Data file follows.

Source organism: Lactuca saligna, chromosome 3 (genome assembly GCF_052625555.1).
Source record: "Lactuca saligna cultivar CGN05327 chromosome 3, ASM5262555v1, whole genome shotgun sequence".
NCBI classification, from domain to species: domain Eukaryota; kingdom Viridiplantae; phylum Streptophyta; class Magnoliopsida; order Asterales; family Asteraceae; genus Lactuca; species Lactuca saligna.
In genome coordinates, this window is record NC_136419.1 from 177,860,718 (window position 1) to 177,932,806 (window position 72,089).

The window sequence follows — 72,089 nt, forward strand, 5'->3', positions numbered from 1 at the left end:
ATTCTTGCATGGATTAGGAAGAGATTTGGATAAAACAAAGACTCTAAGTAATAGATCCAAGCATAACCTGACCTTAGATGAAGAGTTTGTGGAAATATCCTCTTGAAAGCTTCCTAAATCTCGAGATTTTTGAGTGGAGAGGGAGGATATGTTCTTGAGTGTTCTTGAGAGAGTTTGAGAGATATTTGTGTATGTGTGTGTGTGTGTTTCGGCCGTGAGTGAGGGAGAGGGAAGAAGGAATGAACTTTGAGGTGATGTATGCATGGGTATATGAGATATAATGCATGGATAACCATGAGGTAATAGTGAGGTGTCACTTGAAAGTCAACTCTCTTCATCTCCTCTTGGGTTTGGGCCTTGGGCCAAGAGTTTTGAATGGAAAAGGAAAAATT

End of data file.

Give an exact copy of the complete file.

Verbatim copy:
Source organism: Lactuca saligna, chromosome 3 (genome assembly GCF_052625555.1).
Source record: "Lactuca saligna cultivar CGN05327 chromosome 3, ASM5262555v1, whole genome shotgun sequence".
NCBI classification, from domain to species: domain Eukaryota; kingdom Viridiplantae; phylum Streptophyta; class Magnoliopsida; order Asterales; family Asteraceae; genus Lactuca; species Lactuca saligna.
In genome coordinates, this window is record NC_136419.1 from 177,860,718 (window position 1) to 177,932,806 (window position 72,089).

The window sequence follows — 72,089 nt, forward strand, 5'->3', positions numbered from 1 at the left end:
ATTCTTGCATGGATTAGGAAGAGATTTGGATAAAACAAAGACTCTAAGTAATAGATCCAAGCATAACCTGACCTTAGATGAAGAGTTTGTGGAAATATCCTCTTGAAAGCTTCCTAAATCTCGAGATTTTTGAGTGGAGAGGGAGGATATGTTCTTGAGTGTTCTTGAGAGAGTTTGAGAGATATTTGTGTATGTGTGTGTGTGTGTTTCGGCCGTGAGTGAGGGAGAGGGAAGAAGGAATGAACTTTGAGGTGATGTATGCATGGGTATATGAGATATAATGCATGGATAACCATGAGGTAATAGTGAGGTGTCACTTGAAAGTCAACTCTCTTCATCTCCTCTTGGGTTTGGGCCTTGGGCCAAGAGTTTTGAATGGAAAAGGAAAAATT